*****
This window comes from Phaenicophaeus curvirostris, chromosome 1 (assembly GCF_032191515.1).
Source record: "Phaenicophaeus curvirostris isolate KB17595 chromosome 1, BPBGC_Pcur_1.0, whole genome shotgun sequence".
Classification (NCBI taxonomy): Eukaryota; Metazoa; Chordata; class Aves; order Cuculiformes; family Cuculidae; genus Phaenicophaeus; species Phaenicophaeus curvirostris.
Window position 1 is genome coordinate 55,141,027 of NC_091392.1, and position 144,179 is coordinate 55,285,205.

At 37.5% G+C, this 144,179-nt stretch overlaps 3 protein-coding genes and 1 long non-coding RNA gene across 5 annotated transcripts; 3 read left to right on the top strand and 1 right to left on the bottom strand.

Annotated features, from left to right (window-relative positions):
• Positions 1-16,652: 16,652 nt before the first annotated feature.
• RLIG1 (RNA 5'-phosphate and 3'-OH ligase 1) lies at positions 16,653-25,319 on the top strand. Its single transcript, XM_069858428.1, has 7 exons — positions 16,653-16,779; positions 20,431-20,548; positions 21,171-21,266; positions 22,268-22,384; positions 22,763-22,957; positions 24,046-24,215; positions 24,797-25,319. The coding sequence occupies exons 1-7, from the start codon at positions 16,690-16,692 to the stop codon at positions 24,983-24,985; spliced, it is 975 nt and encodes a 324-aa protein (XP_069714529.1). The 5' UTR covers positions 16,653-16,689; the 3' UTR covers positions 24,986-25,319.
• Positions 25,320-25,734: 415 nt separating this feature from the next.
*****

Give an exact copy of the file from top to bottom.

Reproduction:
This window comes from Phaenicophaeus curvirostris, chromosome 1 (assembly GCF_032191515.1).
Source record: "Phaenicophaeus curvirostris isolate KB17595 chromosome 1, BPBGC_Pcur_1.0, whole genome shotgun sequence".
Classification (NCBI taxonomy): Eukaryota; Metazoa; Chordata; class Aves; order Cuculiformes; family Cuculidae; genus Phaenicophaeus; species Phaenicophaeus curvirostris.
Window position 1 is genome coordinate 55,141,027 of NC_091392.1, and position 144,179 is coordinate 55,285,205.

At 37.5% G+C, this 144,179-nt stretch overlaps 3 protein-coding genes and 1 long non-coding RNA gene across 5 annotated transcripts; 3 read left to right on the top strand and 1 right to left on the bottom strand.

Annotated features, from left to right (window-relative positions):
• Positions 1-16,652: 16,652 nt before the first annotated feature.
• RLIG1 (RNA 5'-phosphate and 3'-OH ligase 1) lies at positions 16,653-25,319 on the top strand. Its single transcript, XM_069858428.1, has 7 exons — positions 16,653-16,779; positions 20,431-20,548; positions 21,171-21,266; positions 22,268-22,384; positions 22,763-22,957; positions 24,046-24,215; positions 24,797-25,319. The coding sequence occupies exons 1-7, from the start codon at positions 16,690-16,692 to the stop codon at positions 24,983-24,985; spliced, it is 975 nt and encodes a 324-aa protein (XP_069714529.1). The 5' UTR covers positions 16,653-16,689; the 3' UTR covers positions 24,986-25,319.
• Positions 25,320-25,734: 415 nt separating this feature from the next.